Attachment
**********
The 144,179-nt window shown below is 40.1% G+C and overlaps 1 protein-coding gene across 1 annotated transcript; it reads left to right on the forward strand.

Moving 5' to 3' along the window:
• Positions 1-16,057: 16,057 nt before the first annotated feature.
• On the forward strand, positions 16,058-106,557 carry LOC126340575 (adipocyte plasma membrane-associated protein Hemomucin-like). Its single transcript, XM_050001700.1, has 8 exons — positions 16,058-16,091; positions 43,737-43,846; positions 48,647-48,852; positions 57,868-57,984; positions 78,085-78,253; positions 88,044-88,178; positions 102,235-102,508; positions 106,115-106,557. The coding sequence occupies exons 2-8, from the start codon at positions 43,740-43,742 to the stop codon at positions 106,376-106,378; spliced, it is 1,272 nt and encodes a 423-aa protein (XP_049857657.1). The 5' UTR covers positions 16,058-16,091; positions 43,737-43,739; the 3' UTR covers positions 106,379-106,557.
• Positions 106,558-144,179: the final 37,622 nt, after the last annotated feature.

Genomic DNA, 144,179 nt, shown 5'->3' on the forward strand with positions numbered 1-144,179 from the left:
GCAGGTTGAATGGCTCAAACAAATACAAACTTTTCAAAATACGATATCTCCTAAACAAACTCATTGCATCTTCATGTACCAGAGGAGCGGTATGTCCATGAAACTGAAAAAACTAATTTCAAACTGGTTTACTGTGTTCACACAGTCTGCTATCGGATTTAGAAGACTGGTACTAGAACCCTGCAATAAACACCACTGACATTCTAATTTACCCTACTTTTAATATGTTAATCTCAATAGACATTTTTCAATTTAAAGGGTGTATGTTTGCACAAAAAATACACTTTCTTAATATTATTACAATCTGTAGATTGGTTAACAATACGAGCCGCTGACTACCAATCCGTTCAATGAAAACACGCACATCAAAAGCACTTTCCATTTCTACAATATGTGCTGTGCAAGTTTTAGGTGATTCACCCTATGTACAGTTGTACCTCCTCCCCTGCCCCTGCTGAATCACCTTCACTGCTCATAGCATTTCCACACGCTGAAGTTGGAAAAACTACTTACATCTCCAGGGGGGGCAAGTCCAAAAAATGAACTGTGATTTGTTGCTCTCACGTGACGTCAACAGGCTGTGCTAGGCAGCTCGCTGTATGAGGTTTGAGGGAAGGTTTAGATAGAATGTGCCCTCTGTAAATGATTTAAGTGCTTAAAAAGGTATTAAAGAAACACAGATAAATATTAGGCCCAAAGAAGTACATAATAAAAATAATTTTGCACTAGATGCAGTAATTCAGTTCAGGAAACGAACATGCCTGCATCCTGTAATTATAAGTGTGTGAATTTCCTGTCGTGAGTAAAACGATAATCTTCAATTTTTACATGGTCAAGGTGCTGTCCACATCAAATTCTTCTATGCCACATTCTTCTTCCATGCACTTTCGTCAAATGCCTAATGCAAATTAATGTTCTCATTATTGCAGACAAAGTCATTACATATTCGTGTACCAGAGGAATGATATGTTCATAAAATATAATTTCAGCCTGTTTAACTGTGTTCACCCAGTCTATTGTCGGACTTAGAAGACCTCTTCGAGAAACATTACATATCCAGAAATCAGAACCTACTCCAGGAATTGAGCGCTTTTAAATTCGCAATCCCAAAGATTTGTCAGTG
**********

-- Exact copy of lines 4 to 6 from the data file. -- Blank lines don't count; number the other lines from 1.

• On the forward strand, positions 16,058-106,557 carry LOC126340575 (adipocyte plasma membrane-associated protein Hemomucin-like). Its single transcript, XM_050001700.1, has 8 exons — positions 16,058-16,091; positions 43,737-43,846; positions 48,647-48,852; positions 57,868-57,984; positions 78,085-78,253; positions 88,044-88,178; positions 102,235-102,508; positions 106,115-106,557. The coding sequence occupies exons 2-8, from the start codon at positions 43,740-43,742 to the stop codon at positions 106,376-106,378; spliced, it is 1,272 nt and encodes a 423-aa protein (XP_049857657.1). The 5' UTR covers positions 16,058-16,091; positions 43,737-43,739; the 3' UTR covers positions 106,379-106,557.
• Positions 106,558-144,179: the final 37,622 nt, after the last annotated feature.

Genomic DNA, 144,179 nt, shown 5'->3' on the forward strand with positions numbered 1-144,179 from the left: